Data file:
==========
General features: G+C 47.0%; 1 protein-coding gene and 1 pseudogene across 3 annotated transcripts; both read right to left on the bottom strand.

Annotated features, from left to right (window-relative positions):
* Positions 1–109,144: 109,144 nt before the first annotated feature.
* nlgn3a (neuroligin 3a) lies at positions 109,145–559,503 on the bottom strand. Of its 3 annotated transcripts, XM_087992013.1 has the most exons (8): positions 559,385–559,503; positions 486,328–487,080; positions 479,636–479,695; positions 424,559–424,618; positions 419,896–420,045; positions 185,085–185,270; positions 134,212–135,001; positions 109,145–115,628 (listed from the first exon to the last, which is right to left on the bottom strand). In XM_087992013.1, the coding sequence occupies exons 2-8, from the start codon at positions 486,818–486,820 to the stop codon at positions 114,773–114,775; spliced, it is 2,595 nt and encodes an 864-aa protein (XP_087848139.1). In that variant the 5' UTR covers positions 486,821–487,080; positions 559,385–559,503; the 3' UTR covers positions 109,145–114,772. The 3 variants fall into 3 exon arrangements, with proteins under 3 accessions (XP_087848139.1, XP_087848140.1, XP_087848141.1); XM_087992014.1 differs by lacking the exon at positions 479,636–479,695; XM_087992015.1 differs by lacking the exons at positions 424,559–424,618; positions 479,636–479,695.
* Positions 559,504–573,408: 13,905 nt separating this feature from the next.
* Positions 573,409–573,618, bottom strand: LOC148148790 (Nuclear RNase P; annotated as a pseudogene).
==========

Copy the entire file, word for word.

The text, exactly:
General features: G+C 47.0%; 1 protein-coding gene and 1 pseudogene across 3 annotated transcripts; both read right to left on the bottom strand.

Annotated features, from left to right (window-relative positions):
* Positions 1–109,144: 109,144 nt before the first annotated feature.
* nlgn3a (neuroligin 3a) lies at positions 109,145–559,503 on the bottom strand. Of its 3 annotated transcripts, XM_087992013.1 has the most exons (8): positions 559,385–559,503; positions 486,328–487,080; positions 479,636–479,695; positions 424,559–424,618; positions 419,896–420,045; positions 185,085–185,270; positions 134,212–135,001; positions 109,145–115,628 (listed from the first exon to the last, which is right to left on the bottom strand). In XM_087992013.1, the coding sequence occupies exons 2-8, from the start codon at positions 486,818–486,820 to the stop codon at positions 114,773–114,775; spliced, it is 2,595 nt and encodes an 864-aa protein (XP_087848139.1). In that variant the 5' UTR covers positions 486,821–487,080; positions 559,385–559,503; the 3' UTR covers positions 109,145–114,772. The 3 variants fall into 3 exon arrangements, with proteins under 3 accessions (XP_087848139.1, XP_087848140.1, XP_087848141.1); XM_087992014.1 differs by lacking the exon at positions 479,636–479,695; XM_087992015.1 differs by lacking the exons at positions 424,559–424,618; positions 479,636–479,695.
* Positions 559,504–573,408: 13,905 nt separating this feature from the next.
* Positions 573,409–573,618, bottom strand: LOC148148790 (Nuclear RNase P; annotated as a pseudogene).